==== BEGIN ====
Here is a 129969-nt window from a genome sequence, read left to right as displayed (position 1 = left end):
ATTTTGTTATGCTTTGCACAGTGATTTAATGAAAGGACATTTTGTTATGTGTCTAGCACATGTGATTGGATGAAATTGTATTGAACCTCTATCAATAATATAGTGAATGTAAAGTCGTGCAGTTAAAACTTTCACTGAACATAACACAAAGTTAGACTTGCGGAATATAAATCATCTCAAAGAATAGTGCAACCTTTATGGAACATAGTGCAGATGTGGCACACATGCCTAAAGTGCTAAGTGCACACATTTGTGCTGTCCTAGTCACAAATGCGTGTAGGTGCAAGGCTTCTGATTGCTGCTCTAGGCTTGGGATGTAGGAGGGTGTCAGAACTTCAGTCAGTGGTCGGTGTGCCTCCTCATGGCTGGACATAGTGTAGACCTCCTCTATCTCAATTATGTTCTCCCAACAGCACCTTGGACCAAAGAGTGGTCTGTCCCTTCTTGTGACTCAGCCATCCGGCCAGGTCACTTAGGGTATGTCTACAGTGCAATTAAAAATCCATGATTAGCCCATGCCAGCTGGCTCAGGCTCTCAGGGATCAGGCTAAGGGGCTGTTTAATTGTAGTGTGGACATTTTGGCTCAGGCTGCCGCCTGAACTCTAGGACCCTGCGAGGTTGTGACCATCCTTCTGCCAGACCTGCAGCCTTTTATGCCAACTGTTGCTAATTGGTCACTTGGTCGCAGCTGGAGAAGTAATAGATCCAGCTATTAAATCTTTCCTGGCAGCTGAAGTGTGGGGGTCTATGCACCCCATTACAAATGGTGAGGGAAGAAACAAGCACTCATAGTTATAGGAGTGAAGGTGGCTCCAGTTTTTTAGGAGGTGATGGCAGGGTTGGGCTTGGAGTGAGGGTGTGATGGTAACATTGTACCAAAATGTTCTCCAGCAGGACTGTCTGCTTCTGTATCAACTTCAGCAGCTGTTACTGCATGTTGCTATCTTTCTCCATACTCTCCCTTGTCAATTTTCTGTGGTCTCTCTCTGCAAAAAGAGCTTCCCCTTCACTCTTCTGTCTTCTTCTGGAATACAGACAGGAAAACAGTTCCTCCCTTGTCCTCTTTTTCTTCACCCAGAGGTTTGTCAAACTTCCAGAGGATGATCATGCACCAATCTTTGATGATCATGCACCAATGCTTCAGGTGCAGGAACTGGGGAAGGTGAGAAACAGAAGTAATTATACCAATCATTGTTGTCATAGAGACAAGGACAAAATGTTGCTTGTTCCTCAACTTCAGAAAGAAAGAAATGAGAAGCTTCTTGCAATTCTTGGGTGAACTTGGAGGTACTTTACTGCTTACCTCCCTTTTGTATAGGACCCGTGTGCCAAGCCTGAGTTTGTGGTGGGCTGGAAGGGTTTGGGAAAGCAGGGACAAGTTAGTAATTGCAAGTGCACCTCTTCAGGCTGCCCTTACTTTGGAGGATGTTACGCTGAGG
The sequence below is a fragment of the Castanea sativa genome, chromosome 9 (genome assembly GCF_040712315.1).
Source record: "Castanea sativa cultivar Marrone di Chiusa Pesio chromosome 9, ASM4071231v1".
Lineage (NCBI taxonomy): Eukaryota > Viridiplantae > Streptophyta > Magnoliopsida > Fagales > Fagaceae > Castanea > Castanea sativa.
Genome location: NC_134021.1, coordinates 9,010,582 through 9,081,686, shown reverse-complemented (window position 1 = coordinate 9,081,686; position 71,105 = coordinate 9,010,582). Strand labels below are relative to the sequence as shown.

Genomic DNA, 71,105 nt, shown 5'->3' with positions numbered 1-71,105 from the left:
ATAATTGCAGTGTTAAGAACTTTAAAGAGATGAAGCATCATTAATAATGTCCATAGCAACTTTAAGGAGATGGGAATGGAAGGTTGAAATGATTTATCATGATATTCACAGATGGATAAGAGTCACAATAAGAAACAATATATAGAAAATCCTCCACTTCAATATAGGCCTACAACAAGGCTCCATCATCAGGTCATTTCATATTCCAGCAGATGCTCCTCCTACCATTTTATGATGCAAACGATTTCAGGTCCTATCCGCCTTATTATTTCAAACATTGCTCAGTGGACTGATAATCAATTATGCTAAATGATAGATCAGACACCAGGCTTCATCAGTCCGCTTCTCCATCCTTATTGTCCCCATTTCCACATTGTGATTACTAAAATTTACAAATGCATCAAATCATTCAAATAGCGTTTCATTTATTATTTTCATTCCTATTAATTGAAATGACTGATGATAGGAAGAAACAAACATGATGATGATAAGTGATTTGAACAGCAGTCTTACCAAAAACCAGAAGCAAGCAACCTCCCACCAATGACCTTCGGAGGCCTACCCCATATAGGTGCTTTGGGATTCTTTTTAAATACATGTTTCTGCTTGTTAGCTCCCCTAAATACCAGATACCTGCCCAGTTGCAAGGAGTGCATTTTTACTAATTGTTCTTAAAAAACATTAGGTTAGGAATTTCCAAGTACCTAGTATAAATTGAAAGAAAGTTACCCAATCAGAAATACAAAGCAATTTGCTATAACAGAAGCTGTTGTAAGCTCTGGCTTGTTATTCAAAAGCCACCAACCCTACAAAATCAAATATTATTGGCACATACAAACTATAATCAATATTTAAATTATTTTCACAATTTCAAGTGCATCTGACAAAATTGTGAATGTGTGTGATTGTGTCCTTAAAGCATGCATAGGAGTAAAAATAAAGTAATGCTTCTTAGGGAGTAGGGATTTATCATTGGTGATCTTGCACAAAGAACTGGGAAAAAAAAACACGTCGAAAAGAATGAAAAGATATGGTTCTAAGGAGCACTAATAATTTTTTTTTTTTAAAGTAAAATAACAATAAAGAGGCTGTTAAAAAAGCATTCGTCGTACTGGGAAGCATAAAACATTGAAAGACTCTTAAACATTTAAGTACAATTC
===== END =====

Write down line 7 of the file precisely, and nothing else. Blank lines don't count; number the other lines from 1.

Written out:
Genomic DNA, 71,105 nt, shown 5'->3' with positions numbered 1-71,105 from the left: